This past week Cedar Fair announced their 3rd quarter earnings, with a full press release available on the company's website.
The results were good, as Cedar Fair was able to report record revenues for the quarter of $595 million. The company had an extremely strong October, which has made revenues through November 2nd up 2% over last year, based on a 3% increase in per capita spending, offset by a 1% decrease in attendance.
The company also declared a $0.75 distribution per unit (up 7%), payable in December.
The real goodies always come on the conference call discussion the quarter, here's what I took note of:
• There was "record demand" for Halloween events this year; though exactly what that means is not clear. Regardless, they're as popular as ever and won't be going away any time soon.
• California's Great America was closed a total of 7 season days this season due to the 49ers stadium, and each of those days the 49ers paid to "buy out" the park. Cedar Fair still operated their new banquet center those days, though, to make additional revenue. Smart.
• Knott's Berry Farm and Kings Island are expected to both produce record levels of individual profit this year. Cedar Point is expected to have its 2nd best year ever, behind last year when GateKeeper opened.
• The changes made at Knott's, mainly investing in atmosphere, refurbishments and improving the guest experience has been a home run success. Cedar Fair feels there is room to replicate this type of investment patterns at other parks to achieve the same results. I can't wait to see this!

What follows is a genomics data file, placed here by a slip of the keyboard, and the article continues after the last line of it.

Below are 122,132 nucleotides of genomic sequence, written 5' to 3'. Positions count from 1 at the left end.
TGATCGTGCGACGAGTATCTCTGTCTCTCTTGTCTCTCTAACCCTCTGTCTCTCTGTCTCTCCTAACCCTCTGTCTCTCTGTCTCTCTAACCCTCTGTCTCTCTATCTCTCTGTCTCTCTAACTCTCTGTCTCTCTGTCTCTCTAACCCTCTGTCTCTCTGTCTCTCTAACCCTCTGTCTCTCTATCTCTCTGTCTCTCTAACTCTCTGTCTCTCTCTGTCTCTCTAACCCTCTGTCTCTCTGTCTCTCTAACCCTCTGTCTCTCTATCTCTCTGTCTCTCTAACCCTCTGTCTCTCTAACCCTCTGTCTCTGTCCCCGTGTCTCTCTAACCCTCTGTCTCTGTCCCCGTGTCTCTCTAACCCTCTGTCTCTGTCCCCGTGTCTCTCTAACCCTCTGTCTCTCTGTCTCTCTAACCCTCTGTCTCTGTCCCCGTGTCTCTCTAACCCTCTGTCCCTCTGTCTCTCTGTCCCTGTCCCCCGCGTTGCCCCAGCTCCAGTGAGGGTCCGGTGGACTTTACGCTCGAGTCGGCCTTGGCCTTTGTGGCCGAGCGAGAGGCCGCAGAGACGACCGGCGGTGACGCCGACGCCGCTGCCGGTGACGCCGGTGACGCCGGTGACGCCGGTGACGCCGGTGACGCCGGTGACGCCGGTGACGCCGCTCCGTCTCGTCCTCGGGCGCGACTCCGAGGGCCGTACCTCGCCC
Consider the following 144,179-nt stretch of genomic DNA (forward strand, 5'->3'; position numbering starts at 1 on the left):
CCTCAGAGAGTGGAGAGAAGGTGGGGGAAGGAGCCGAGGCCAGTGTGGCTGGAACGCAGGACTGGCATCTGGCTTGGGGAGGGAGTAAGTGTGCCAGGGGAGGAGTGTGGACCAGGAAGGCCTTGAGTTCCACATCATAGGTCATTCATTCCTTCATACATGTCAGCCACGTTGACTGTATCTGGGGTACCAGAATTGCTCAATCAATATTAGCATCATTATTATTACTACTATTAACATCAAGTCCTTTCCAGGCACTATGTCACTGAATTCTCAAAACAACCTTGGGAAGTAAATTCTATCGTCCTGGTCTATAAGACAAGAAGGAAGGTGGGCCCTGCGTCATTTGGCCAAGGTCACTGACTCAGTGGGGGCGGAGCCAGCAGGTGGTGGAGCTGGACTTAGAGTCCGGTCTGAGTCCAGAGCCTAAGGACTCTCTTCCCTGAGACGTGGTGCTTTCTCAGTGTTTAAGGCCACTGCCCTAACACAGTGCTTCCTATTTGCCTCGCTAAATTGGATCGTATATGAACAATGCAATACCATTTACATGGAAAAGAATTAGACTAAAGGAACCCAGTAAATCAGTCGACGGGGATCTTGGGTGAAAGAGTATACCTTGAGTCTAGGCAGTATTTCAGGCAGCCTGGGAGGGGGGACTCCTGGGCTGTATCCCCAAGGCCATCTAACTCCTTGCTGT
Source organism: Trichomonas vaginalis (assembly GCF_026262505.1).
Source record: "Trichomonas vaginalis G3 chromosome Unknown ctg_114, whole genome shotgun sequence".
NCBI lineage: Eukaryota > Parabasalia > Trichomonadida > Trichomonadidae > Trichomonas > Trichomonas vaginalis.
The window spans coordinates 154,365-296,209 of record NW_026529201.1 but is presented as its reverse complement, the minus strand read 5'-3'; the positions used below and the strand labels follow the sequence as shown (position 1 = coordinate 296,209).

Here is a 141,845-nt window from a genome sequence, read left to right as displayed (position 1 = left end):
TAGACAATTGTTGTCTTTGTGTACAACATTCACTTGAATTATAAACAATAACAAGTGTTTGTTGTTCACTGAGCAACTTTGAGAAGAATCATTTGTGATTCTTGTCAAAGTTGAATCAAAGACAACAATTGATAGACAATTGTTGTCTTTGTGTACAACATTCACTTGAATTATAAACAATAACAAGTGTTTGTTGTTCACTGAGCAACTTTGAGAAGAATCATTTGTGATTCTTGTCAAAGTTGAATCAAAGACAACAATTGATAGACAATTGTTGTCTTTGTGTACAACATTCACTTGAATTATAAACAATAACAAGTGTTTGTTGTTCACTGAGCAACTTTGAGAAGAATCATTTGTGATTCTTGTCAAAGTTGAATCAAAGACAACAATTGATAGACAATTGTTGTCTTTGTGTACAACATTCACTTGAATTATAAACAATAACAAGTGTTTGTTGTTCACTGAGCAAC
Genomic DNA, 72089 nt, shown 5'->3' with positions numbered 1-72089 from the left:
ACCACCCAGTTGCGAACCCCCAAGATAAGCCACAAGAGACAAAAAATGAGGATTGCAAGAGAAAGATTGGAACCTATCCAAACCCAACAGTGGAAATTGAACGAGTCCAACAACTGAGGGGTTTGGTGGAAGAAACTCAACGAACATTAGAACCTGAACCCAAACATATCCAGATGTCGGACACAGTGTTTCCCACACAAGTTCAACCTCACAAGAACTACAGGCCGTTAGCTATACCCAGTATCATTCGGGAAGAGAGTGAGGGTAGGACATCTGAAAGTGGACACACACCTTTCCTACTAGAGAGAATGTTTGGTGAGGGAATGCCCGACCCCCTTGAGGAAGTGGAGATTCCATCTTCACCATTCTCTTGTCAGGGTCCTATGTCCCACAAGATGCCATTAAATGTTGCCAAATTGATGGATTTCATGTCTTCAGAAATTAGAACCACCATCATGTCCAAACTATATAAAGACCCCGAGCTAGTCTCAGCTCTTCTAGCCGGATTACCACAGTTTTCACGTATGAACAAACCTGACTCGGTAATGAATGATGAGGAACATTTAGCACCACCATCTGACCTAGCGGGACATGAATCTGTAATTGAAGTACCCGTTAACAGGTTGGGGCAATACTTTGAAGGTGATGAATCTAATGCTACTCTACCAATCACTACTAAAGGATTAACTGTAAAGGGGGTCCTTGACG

• Next year the company will spend $170 million in capital expenditures, much higher than normal due to the Hotel Breakers renovation project. The hotel renovation has been the largest capital project in Cedar Fair's history. In the future, they expect to spend about $120 million a year on capital, which is up a bit from their older "9% of revenues" guidance.
• Fury 325 will be the anchor for the re-launch of the Carowinds brand into the Charlotte market. The company is also spending a large amount of capital on the park, as announced previously, in various smaller projects.
• When speaking of Rougarou, CEO Matt Ouimet stated that the ride represents a "new strategy" of taking a "less popular roller coaster and transforming it into an exciting experience through the introduction of new floorless trains." It costs a "fraction" of a new coaster, and is an efficient way to spend capital in order to get a new attraction.
• If Rougarou is a success, and they expect it will be, they've already identified two other coasters where they can "make similar investments." One would think this would be Vortex at Carowinds and Vortex at California's Great America, two other (but smaller) B&M Stand-Up rides. Or it could be another coaster... but that seems less likely. I would expect unique names and themes if the transformations take place.